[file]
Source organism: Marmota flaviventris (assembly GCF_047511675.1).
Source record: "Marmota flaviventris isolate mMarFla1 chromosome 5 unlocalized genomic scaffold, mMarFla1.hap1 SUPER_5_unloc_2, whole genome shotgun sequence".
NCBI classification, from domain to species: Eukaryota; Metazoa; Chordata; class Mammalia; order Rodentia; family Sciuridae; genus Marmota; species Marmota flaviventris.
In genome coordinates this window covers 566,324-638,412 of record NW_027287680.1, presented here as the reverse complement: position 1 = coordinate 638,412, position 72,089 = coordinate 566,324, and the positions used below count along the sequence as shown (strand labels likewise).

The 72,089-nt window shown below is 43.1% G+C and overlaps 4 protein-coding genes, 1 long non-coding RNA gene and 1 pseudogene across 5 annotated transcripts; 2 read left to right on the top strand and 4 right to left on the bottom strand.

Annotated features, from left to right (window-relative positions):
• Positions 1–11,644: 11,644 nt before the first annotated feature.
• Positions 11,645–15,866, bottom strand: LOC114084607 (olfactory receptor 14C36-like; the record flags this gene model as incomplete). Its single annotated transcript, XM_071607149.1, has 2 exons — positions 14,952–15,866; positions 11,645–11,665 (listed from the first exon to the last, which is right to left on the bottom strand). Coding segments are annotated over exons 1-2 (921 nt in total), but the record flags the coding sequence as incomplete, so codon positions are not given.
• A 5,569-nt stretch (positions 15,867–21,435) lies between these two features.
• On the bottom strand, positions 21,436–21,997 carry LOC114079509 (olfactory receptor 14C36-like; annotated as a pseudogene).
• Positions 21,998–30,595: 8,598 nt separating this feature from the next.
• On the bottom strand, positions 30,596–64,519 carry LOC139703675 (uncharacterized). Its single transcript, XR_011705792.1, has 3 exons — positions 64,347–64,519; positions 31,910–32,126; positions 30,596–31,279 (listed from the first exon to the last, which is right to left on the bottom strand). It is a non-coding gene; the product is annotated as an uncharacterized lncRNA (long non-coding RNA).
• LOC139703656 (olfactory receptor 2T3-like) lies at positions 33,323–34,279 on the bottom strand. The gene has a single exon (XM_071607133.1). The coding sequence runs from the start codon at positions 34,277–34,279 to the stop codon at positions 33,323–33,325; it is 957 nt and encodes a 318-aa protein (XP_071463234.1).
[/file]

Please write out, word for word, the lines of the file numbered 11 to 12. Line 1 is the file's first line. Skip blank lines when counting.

• Positions 21,998–30,595: 8,598 nt separating this feature from the next.
• On the bottom strand, positions 30,596–64,519 carry LOC139703675 (uncharacterized). Its single transcript, XR_011705792.1, has 3 exons — positions 64,347–64,519; positions 31,910–32,126; positions 30,596–31,279 (listed from the first exon to the last, which is right to left on the bottom strand). It is a non-coding gene; the product is annotated as an uncharacterized lncRNA (long non-coding RNA).